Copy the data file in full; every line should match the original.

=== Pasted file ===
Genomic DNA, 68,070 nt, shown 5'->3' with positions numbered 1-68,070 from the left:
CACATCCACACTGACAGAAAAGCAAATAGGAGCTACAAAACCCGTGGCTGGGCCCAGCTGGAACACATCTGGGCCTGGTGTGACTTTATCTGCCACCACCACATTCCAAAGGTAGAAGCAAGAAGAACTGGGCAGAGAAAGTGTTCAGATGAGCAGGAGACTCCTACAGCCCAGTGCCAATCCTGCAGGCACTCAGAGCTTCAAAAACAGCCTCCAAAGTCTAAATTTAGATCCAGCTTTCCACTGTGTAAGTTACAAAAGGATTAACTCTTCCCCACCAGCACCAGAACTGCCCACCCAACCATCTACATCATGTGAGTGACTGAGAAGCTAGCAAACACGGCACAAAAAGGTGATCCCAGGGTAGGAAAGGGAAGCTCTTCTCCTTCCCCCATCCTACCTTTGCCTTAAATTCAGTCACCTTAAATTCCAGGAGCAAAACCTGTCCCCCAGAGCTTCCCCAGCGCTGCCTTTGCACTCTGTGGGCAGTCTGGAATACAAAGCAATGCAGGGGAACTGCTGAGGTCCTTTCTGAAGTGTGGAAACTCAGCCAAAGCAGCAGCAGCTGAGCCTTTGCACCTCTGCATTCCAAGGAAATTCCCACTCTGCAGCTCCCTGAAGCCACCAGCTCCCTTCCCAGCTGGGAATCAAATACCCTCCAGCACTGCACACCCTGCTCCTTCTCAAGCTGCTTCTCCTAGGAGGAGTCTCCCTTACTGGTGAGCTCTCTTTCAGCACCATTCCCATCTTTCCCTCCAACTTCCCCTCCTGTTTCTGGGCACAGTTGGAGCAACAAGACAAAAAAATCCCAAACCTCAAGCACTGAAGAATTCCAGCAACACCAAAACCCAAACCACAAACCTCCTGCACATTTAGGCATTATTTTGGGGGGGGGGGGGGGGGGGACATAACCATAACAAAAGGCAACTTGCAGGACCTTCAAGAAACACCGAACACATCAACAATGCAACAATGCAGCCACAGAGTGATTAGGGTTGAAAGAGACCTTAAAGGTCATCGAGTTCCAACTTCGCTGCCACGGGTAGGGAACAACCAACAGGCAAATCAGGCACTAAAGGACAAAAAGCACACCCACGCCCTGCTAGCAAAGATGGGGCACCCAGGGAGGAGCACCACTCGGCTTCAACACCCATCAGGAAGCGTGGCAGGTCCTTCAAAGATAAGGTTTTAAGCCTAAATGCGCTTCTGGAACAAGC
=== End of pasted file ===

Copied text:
Genomic DNA, 68,070 nt, shown 5'->3' with positions numbered 1-68,070 from the left:
CACATCCACACTGACAGAAAAGCAAATAGGAGCTACAAAACCCGTGGCTGGGCCCAGCTGGAACACATCTGGGCCTGGTGTGACTTTATCTGCCACCACCACATTCCAAAGGTAGAAGCAAGAAGAACTGGGCAGAGAAAGTGTTCAGATGAGCAGGAGACTCCTACAGCCCAGTGCCAATCCTGCAGGCACTCAGAGCTTCAAAAACAGCCTCCAAAGTCTAAATTTAGATCCAGCTTTCCACTGTGTAAGTTACAAAAGGATTAACTCTTCCCCACCAGCACCAGAACTGCCCACCCAACCATCTACATCATGTGAGTGACTGAGAAGCTAGCAAACACGGCACAAAAAGGTGATCCCAGGGTAGGAAAGGGAAGCTCTTCTCCTTCCCCCATCCTACCTTTGCCTTAAATTCAGTCACCTTAAATTCCAGGAGCAAAACCTGTCCCCCAGAGCTTCCCCAGCGCTGCCTTTGCACTCTGTGGGCAGTCTGGAATACAAAGCAATGCAGGGGAACTGCTGAGGTCCTTTCTGAAGTGTGGAAACTCAGCCAAAGCAGCAGCAGCTGAGCCTTTGCACCTCTGCATTCCAAGGAAATTCCCACTCTGCAGCTCCCTGAAGCCACCAGCTCCCTTCCCAGCTGGGAATCAAATACCCTCCAGCACTGCACACCCTGCTCCTTCTCAAGCTGCTTCTCCTAGGAGGAGTCTCCCTTACTGGTGAGCTCTCTTTCAGCACCATTCCCATCTTTCCCTCCAACTTCCCCTCCTGTTTCTGGGCACAGTTGGAGCAACAAGACAAAAAAATCCCAAACCTCAAGCACTGAAGAATTCCAGCAACACCAAAACCCAAACCACAAACCTCCTGCACATTTAGGCATTATTTTGGGGGGGGGGGGGGGGGGGACATAACCATAACAAAAGGCAACTTGCAGGACCTTCAAGAAACACCGAACACATCAACAATGCAACAATGCAGCCACAGAGTGATTAGGGTTGAAAGAGACCTTAAAGGTCATCGAGTTCCAACTTCGCTGCCACGGGTAGGGAACAACCAACAGGCAAATCAGGCACTAAAGGACAAAAAGCACACCCACGCCCTGCTAGCAAAGATGGGGCACCCAGGGAGGAGCACCACTCGGCTTCAACACCCATCAGGAAGCGTGGCAGGTCCTTCAAAGATAAGGTTTTAAGCCTAAATGCGCTTCTGGAACAAGC